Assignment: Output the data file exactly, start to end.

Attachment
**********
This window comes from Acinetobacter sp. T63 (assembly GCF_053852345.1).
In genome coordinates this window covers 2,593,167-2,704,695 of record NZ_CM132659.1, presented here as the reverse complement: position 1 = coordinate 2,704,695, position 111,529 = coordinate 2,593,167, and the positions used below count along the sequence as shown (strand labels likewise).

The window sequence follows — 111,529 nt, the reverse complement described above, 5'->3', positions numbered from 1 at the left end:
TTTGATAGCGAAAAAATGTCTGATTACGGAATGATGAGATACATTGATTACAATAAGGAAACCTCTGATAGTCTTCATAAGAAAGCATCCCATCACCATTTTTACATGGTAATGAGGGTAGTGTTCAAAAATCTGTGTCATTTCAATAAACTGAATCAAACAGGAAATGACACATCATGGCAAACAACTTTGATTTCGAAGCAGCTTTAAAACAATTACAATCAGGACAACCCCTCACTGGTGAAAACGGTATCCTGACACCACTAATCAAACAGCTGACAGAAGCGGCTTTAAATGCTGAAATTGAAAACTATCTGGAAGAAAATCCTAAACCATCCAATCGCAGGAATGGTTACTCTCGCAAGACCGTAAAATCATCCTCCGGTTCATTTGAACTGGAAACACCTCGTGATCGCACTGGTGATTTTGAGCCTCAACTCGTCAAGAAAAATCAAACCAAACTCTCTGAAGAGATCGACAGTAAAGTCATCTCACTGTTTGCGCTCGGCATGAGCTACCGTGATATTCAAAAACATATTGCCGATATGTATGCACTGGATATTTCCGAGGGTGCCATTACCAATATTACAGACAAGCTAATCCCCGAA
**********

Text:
This window comes from Acinetobacter sp. T63 (assembly GCF_053852345.1).
In genome coordinates this window covers 2,593,167-2,704,695 of record NZ_CM132659.1, presented here as the reverse complement: position 1 = coordinate 2,704,695, position 111,529 = coordinate 2,593,167, and the positions used below count along the sequence as shown (strand labels likewise).

The window sequence follows — 111,529 nt, the reverse complement described above, 5'->3', positions numbered from 1 at the left end:
TTTGATAGCGAAAAAATGTCTGATTACGGAATGATGAGATACATTGATTACAATAAGGAAACCTCTGATAGTCTTCATAAGAAAGCATCCCATCACCATTTTTACATGGTAATGAGGGTAGTGTTCAAAAATCTGTGTCATTTCAATAAACTGAATCAAACAGGAAATGACACATCATGGCAAACAACTTTGATTTCGAAGCAGCTTTAAAACAATTACAATCAGGACAACCCCTCACTGGTGAAAACGGTATCCTGACACCACTAATCAAACAGCTGACAGAAGCGGCTTTAAATGCTGAAATTGAAAACTATCTGGAAGAAAATCCTAAACCATCCAATCGCAGGAATGGTTACTCTCGCAAGACCGTAAAATCATCCTCCGGTTCATTTGAACTGGAAACACCTCGTGATCGCACTGGTGATTTTGAGCCTCAACTCGTCAAGAAAAATCAAACCAAACTCTCTGAAGAGATCGACAGTAAAGTCATCTCACTGTTTGCGCTCGGCATGAGCTACCGTGATATTCAAAAACATATTGCCGATATGTATGCACTGGATATTTCCGAGGGTGCCATTACCAATATTACAGACAAGCTAATCCCCGAA